Problems at Oakland Diocesan Cathedral Center remain unresolved

Water intrusion, sagging floors and issues with doors and cracking drywall

Diocese of Oakland’s Cathedral of Christ the Light (Photo © Timothy Hursley)

This communication is an update regarding the investigation of the design and constructions issues of the Diocesan Cathedral Center.

As reported last fall, the Catholic Cathedral Corporation of the East Bay board of directors approved a plan recommended by our expert consultants for additional testing and inspection of Cathedral Center buildings. Completed in December of 2016, the testing was undertaken as part of our ongoing legal action to ensure that the responsible parties pay for the necessary corrective work.

The testing uncovered underlying conditions in the buildings which help explain why we are experiencing water intrusion, sagging of building floors and issues with doors and cracking drywall. 

Since this is a complex case, it is not possible to predict the timeline or outcome of the mediation. 

We know this case is taking substantial time to develop, but construction cases generally take more time than other cases because of the extensive testing and evaluation processes that must happen and because a large number of companies were involved in the design and construction process.

The original architect and structural engineer have advised us the Cathedral Center buildings are safe for our employees, visitors and parishioners to occupy.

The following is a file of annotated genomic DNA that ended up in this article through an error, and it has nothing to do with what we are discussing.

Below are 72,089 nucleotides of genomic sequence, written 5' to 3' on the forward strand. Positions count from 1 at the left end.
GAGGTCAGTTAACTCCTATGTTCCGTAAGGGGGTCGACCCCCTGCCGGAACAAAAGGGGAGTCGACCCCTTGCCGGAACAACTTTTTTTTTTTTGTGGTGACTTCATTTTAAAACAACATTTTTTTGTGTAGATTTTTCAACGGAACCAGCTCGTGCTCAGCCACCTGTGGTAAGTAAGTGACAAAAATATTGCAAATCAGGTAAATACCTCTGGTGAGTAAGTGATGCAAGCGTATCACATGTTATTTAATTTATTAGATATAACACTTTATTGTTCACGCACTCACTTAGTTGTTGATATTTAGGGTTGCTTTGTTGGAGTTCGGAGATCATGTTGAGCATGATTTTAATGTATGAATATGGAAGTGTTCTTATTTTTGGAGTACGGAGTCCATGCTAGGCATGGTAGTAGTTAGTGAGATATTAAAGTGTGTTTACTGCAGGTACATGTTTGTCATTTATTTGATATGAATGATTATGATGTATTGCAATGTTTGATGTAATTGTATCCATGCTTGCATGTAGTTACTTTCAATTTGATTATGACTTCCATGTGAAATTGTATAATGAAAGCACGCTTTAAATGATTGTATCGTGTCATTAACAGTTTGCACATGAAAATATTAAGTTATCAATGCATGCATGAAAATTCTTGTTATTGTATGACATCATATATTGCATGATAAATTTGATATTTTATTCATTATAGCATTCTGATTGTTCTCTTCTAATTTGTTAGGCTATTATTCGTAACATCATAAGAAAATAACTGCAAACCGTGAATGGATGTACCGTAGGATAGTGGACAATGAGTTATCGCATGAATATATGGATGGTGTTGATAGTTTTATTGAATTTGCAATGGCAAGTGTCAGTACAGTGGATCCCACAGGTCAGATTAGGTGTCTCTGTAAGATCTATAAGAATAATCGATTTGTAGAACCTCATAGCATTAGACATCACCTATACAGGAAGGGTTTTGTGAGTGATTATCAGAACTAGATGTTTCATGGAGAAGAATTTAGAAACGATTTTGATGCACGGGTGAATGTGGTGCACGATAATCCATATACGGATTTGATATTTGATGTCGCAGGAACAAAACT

Full story in the June 19 issue of The Weekly, published for employees, parish staff, clergy and religious of the Diocese of Oakland.

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Comments

  1. Covfefe says:

    That is about the ugliest, most inappropriate design for a cathedral I have ever seen. It resembles an alien spacecraft.

  2. see sacredarchicture.org volumn 15, richard alderman for a balanced review of the good and bad. the last section of his fine article is captioned ‘christ in the jumbotron’, the section in which he finally details the tragic failure of the design that created a ‘sterile grey void’. the design committees were so fearful of being too catholic, in the name of unity, that they left a work with no identity or personality,

  3. Bob One says:

    For those of us who love the design, well, we like it. The inside is amazing. The ocular ceiling, the image of Christ that makes up the back wall, (from the door to Chartres Cathedral), to the small chapels on the sides of the nave. the congregation focused on the altar, the huge crucifix at the Ambo, and the huge organ with its pipes soaring. It is just magnificent. And then, there is the glass floor at the altar that shines light onto the catafalque in the cemetery under the building itself. Wow! Modern? Yes! Of our age? Yes! Of the middle ages? No! In 100 years it will be considered old fashioned.

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